Tony Blair, Actonite?

Greetings from London, which is only partially shut down today due to a public sector strike over the British government’s not-so-temporary austerity plan. The worst fears of extremely long delays at the airports and of possible violence have yet to materialize and let’s hope they never do. Continue Reading...

A Person’s a Person, No Matter How Far

Glenn Barkan, retired dean of Aquinas College’s School of Arts and Sciences here in Grand Rapids, had a piece worth reading in the local paper over the weekend related the current trend (fad?) toward buying local. Continue Reading...

Vatican’s Call for Central World Bank: What the Left Misses

Samuel Gregg is quoted in today’s New York Times story about the Vatican note calling for a central world bank — he gives the final word on the document. The “politically liberal Catholics” quoted before him reveal that they have missed a crucial distinction in the document produced by the Pontifical Council for Peace and Justice. Continue Reading...

Trade with China, or Blockade Their Ports?

Congress insults our intelligence when it tells us that Chinese currency games are to blame for our trade deficit with that country and unemployment in our own. Legislators might as well propose a fleet of men-o’-war to navigate the globe and collect all its gold: economics is not a zero-sum game. Continue Reading...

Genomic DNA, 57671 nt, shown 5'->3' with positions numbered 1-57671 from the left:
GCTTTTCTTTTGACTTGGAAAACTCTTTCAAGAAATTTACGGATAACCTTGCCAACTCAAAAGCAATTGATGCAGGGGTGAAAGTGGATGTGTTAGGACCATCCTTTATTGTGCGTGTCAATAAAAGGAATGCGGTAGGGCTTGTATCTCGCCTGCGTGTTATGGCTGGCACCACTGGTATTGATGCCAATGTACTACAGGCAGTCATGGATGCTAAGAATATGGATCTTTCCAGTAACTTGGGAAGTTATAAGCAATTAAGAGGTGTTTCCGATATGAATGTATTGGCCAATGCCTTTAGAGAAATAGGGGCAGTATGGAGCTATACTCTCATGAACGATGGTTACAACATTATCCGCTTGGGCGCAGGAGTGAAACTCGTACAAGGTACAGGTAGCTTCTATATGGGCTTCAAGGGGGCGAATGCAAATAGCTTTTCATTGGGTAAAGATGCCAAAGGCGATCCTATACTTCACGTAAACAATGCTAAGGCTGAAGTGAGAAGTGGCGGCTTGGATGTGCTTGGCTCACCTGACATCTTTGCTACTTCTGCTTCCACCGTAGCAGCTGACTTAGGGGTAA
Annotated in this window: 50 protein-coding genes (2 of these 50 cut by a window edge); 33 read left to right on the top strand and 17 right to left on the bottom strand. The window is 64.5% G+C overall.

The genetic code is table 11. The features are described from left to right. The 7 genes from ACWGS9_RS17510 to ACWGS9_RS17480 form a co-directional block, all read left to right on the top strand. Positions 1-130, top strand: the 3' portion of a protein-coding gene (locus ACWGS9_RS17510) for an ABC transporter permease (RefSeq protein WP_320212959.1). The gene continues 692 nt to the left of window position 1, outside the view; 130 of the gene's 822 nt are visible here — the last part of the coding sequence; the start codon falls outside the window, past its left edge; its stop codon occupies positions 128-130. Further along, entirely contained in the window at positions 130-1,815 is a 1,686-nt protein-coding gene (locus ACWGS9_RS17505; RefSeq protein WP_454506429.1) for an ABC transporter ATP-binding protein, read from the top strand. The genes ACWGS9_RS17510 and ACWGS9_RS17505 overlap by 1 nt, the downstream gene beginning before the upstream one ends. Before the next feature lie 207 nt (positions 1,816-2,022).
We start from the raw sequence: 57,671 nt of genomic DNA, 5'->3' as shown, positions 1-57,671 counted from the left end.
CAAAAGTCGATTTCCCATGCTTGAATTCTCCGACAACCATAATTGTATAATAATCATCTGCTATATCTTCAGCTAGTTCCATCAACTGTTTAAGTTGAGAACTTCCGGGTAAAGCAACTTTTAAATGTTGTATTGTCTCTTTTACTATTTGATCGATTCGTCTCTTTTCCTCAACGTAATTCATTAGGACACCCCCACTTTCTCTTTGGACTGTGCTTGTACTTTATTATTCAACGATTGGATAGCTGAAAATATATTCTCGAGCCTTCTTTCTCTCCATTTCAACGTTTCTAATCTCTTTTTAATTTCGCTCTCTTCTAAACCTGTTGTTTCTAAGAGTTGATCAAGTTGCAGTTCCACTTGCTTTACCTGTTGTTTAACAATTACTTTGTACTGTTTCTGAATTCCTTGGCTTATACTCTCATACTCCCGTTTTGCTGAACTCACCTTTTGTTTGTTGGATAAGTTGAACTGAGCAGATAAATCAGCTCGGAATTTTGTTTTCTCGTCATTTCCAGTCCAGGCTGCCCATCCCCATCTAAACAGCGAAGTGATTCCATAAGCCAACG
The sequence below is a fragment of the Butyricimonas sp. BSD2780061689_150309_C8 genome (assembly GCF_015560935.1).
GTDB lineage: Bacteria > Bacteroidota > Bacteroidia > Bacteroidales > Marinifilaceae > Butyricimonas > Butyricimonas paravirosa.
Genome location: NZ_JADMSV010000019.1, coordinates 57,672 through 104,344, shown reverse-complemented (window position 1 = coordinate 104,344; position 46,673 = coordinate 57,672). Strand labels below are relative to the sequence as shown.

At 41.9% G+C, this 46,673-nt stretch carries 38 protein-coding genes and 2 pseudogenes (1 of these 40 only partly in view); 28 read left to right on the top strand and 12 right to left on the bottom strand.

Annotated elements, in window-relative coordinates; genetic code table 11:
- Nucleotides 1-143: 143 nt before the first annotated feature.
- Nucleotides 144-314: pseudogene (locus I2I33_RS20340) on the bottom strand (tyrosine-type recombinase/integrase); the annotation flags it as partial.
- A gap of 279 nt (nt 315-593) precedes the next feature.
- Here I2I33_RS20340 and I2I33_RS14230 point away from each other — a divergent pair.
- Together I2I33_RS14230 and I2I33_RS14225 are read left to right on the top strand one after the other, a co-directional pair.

Global Problems, Global Solutions

There’s a saying that when goods cross borders, armies don’t (it’s the correlative to the observation attributed to Bastiat: “If goods cannot cross borders, armies will.”). The point is that trade tends to bring people together who might otherwise have cause to be hostile. Continue Reading...

The West and the Rest

Over at the Comment site, I review Dambisa Moyo’s How the West was Lost: Fifty Years of Economic Folly—and the Stark Choices Ahead. In “War of the Worldviews,” I note that the strongest elements of Moyo’s work are related to her analysis of the causes and the trends of global economic power. Continue Reading...

Glocalization and Locavore Legalism

I’ve been meaning to write something on the “locavore” phenomenon, but nothing has quite coalesced yet. But in the meantime, in last Fridays’s NYT, Stephen Budiansky does a good job exploding the do-gooderism of the locavore legalists. Continue Reading...

Fair Trade and Good Intentions

A constant theme here at the Acton Institute is the idea that good intentions are not enough…they need to be connected to sound practice. In a reflection on fair trade at WORLDmag.com, D. Continue Reading...